You set the trap. Now you can’t escape.
When an online prank goes viral and triggers a spate of gruesome murders, documentary maker Hazel Salter watches in horror. But then Hazel’s childhood friend, Meredith Hickman, is the next victim and Hazel knows she has to find out what happened to her.
Is it one killer or more? Random acts of violence, or part of a bigger, twisted plan?
The police have no leads, but Hazel has a theory – one she’ll stop at nothing to prove – and she also has a film crew. She’ll make a documentary, catch the killer, and give Meredith justice.
Her stage is the abandoned amusement park where Meredith was found.
Her cast are the family and friends the killer left behind.
And her crew? They keep disappearing, one by one…
Initially, I really hated the title of this book, it sounds super cheesy and weird, but after finding out it relates to the Twitter Killer plot, I actually thought it was quite cool. The plotline here is that there was Twitter thread called ‘#BeMyKiller’ where you could advertise yourself up to be killed (in a pranky way) but then a few people who responded to this thread were murdered. I thought this was a really unique motivation for the crimes in this and so my hatred for the title dissipated.
This is a fast paced book, with never a dull moment! If you’re one of those people who pushes themselves through “just one more chapter”, this book is going to stop you from sleeping… There are 130 chapters in this book, with some of them being just a page long!
I liked the plot for this, that they were making a film about the murders, that then turned into more murders. The setting was in the dark and dreary murder place of Meredith, “Fun Central” and because it was an old kids play area, with ball bits and go-kart tracks, it had an eerie feel to it that worked well alongside the gruesome murders. And yes, they were gruesome murders.
Writing was well done. It’s not a challenging book to read, there’s no amazing descriptive passages or hard-hitting themes, it’s just an easy thriller read. One problem I did have with the writing is something so stupid and very specific that it almost seems pointless in saying it, but it got on my nerves enough times that I have to mention it. “So why did you use the #BeMyKiller hashtag?” – how do you read that sentence? I read it as “hashtag Be My Killer hashtag”… yes that’s all that’s annoyed me, the double use of the hashtag… don’t use a # if you’re then going to write out hashtag!!!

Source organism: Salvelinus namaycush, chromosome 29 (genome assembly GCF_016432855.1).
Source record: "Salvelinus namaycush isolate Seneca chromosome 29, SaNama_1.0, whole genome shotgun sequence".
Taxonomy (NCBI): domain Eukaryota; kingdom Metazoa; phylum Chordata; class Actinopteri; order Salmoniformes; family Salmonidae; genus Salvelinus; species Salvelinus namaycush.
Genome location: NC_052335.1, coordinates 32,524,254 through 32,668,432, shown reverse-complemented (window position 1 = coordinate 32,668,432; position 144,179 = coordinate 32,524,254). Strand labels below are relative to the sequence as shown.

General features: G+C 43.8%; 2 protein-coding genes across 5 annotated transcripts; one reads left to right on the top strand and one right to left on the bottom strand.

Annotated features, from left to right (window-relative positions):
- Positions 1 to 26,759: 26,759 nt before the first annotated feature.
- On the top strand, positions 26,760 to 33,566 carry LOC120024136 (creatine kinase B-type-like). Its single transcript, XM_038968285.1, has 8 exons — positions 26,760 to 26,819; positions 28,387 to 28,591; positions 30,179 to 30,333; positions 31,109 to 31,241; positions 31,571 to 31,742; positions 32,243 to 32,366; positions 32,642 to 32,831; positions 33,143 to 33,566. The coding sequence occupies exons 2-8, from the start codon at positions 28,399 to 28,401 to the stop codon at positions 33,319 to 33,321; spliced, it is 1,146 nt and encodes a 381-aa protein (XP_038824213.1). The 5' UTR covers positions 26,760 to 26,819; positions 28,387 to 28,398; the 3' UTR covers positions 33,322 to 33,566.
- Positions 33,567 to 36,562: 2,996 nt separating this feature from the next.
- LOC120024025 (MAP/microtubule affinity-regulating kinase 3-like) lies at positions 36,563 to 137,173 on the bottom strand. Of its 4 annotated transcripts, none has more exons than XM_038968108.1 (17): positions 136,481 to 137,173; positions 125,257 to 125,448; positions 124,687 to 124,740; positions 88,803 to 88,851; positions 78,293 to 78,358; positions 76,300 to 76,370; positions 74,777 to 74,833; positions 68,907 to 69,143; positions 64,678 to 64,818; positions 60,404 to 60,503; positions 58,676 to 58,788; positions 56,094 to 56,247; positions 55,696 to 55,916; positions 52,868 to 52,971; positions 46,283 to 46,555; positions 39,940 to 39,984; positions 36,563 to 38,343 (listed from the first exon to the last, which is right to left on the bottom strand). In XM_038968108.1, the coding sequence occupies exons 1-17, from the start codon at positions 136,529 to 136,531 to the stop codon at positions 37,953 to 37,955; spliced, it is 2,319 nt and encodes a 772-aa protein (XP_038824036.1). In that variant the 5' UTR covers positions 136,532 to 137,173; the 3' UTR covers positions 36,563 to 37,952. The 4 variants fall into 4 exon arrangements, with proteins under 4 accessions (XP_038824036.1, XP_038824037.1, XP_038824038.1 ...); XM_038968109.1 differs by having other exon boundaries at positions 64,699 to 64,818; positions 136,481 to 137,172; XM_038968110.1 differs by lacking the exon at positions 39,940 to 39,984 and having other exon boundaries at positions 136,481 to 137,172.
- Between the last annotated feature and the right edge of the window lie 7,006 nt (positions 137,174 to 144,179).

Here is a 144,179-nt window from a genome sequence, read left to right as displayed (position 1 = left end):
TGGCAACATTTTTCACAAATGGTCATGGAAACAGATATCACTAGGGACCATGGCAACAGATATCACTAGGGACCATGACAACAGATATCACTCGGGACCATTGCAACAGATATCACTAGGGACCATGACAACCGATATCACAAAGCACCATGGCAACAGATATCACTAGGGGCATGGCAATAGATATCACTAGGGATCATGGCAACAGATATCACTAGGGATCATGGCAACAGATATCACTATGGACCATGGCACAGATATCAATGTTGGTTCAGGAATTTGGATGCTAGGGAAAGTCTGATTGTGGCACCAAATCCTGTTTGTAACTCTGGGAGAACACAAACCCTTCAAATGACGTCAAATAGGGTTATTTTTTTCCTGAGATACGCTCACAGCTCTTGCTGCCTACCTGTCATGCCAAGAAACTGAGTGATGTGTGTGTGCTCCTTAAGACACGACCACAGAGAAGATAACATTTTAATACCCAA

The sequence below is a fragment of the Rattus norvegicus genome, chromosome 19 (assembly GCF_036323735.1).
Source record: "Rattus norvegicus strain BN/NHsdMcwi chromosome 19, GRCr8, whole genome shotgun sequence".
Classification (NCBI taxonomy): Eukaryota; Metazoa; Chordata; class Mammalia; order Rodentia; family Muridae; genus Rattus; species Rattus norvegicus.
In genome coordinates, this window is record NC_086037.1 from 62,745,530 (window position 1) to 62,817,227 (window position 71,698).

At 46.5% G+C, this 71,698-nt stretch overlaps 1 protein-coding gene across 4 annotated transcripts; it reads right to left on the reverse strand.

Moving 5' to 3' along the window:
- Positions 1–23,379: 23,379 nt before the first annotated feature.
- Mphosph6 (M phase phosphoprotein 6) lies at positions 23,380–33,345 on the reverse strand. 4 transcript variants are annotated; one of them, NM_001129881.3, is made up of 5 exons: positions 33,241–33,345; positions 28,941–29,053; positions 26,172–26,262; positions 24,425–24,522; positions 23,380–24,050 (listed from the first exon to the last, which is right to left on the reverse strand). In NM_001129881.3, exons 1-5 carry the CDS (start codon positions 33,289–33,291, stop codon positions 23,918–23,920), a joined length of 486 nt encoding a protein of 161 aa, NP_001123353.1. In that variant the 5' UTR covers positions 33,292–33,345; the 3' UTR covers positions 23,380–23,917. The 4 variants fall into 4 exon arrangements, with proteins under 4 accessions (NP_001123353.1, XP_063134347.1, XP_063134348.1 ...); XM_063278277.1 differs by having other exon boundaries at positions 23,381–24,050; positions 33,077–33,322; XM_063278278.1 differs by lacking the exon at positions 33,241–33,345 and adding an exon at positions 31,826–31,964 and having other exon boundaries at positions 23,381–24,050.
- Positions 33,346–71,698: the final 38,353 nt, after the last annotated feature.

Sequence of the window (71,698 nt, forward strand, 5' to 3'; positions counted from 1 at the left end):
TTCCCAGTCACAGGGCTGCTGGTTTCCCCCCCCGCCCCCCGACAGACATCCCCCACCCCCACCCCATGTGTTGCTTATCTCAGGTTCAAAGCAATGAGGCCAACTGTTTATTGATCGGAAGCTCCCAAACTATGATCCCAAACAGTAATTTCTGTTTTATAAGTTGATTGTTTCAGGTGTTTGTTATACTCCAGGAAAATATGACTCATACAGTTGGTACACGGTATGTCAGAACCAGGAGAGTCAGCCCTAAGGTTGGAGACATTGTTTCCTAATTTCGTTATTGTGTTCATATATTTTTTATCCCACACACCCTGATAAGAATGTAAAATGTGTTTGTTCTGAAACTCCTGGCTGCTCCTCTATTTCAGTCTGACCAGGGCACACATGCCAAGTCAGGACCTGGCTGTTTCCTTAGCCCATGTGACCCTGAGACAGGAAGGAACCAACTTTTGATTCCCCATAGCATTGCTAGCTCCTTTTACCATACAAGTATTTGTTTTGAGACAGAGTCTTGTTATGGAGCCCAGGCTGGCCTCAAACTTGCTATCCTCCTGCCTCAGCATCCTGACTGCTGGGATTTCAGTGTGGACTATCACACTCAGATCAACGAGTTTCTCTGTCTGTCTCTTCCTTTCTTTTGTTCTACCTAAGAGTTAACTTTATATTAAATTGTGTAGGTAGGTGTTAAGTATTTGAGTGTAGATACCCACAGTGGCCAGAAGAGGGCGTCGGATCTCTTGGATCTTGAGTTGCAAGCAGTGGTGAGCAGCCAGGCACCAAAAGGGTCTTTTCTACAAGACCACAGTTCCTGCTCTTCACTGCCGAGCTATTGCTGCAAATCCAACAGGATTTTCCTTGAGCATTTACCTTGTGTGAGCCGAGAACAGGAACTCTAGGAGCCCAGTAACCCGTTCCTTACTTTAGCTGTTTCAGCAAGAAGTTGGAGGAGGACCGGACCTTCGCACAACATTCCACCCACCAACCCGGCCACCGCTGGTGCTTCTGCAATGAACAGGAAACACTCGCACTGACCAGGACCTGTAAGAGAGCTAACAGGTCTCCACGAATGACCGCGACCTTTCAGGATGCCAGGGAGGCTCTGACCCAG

Our main character in this novel is Hazel, and while she’s creating this film to get justice for Meredith’s killer, I didn’t particularly like her. The blurb makes it sound like Hazel is doing her documentary to get justice for Meredith, but to me, it felt like she was making the film to save her company from going under. She was too deceptive with all the characters about her reasoning behind creating this new film, that her passion to catch the killer felt fake. As for Meredith being a “childhood friend”, I’d say that wasn’t very realistic, the book makes it feel like they were more acquaintances than anything, and that Hazel just sort of pitied Meredith. It’s never good when you don’t like the main character, but I was reasonably happy still going along with this novel. Hazel was dislikable but she was tolerable.
I had my suspicions of who the killer might be, which turned out to be wrong, but I think I would have preferred my scenario to play out because the real reveal was pretty dramatic and out there. Although the last 40% of the book was super tense and horror-movie-like it got a little OTT in my opinion.
Overall this is a great thriller if you’re looking for a book with non-stop action, but it’s not particularly clever and it’s very dark, so if you’re not into that kinda thing, you won’t enjoy this one. It’s clear that Parker has a talent for writing and I will definitely look out for more books of his, but this, for me, was a very mediocre thriller novel.
Thanks to Netgalley and Bookouture for giving me the opportunity to read this in exchange for an honest review.